- "There was the night a blizzard buried Manhattan and Dunleavy, "reclining" with a young woman in a snowdrift outside Elaine's, and had his foot run over by a snowplow. Snarled Pete Hamill of the Daily News, 'I hope it was his writing foot.'"
- "Celebrated for first-punch fights at Costello's now defunct saloon and for sleeping overnight in a straight-backed wooden chair in the Post's city room when the paper was on South Street, in recent years Dunleavy has been favoring a booth at Langan's, a pub near the Post's current midtown HQ, for his recuperative overnight naps."
- Dunleavy hated Bill Clinton, and during his presidency loudly advocated for the release of Wayne DuMond, an Arkansas man in prison for raping Clinton's third cousin in 1984. DuMond was almost certainly guilty. But "Dunleavy also referred to the young woman, a minor at the time of the assault, on the record as the 'so-called victim,' and asserted 'That rape never happened.'"
- And a classic Dunleavy Gawker Stalker: "I was at Langan's on 47th at 5 p.m. on Wednesday, and Mr. Dunleavy was there. We only noticed him after he fell into some chairs and onto the ground. The hostess rushed over and immediately started saying loudly that the chairs were in his way (despite the fact that he was obviously sauced). He got up and then propped himself by the doorway, until a bartender came over with a glass of water for him. Dunleavy took it and left the bar."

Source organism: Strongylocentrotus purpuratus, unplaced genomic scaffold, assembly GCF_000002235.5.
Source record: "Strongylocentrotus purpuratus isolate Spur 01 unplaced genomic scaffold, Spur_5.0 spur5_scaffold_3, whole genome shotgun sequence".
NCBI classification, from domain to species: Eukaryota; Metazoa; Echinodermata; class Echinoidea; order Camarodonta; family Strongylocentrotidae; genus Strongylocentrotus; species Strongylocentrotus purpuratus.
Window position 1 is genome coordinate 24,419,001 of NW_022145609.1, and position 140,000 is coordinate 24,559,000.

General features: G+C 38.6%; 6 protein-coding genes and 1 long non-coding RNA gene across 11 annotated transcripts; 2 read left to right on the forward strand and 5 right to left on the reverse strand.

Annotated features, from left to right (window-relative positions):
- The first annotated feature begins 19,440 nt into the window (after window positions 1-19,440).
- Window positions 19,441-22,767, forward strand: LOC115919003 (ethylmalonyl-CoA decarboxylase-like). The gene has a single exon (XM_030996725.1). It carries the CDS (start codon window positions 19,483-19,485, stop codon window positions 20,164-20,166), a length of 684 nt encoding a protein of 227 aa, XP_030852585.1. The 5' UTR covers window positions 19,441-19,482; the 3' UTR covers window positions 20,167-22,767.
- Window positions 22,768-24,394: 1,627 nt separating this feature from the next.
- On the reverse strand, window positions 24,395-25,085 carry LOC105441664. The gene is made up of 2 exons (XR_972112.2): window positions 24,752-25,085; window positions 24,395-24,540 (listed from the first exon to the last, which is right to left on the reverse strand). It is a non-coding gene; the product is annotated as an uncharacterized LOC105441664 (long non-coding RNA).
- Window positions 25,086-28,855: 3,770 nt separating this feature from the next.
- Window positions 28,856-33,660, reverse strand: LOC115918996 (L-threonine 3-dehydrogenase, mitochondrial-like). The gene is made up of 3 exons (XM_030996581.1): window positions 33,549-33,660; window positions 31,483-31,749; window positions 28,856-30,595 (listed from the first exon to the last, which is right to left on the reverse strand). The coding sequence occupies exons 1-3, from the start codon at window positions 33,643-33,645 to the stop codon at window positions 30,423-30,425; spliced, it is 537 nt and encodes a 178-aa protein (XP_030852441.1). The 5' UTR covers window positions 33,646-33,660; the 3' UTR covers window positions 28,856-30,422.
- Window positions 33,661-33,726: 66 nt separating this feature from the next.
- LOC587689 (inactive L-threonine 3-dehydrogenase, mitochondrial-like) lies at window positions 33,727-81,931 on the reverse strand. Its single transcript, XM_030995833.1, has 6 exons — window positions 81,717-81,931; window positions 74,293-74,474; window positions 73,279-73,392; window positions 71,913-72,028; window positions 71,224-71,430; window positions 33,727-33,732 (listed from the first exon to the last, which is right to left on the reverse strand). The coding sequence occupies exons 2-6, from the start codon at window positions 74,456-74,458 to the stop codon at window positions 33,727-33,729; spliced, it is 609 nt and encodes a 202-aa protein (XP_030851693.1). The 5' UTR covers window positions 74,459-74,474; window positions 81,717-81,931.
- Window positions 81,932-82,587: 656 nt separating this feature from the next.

The time has finally come for Steve Dunleavy—the problem-drinking right wing New York Post columnist who's been called "[Rupert] Murdoch's fiercest, most loyal and longest-running attack dog"—to officially hang it up. The Post is throwing him a retirement party October 1 (click to enlarge the official invite!), putting a -30- on a career that really wound down months ago due to health problems. They don't make 'em like him any more! Is what you say about guys like this. Let's take a fond(ish) look back at the life of "The Prince of Darkness," an angry tabloid legend: Dunleavy was born in Sydney, Australia in 1938. He moved to New York as a stringer in the mid-1960s, and made his way to the Post after Rupert Murdoch bought it in the late 1970s. In 1977 he found time to publish a book called "Elvis- What happened?", a behind-the-scenes look at the life of The King that came out just weeks before Elvis died. Hm. In the 80s Dunleavy was a lead reporter on A Current Affair, the Post of television. He was famous for being a rabid right-winger—the type of man who figured that if you got your head cracked by the cops, you probably deserved it—and for being a lush. Some of the typical Dunleavy stories: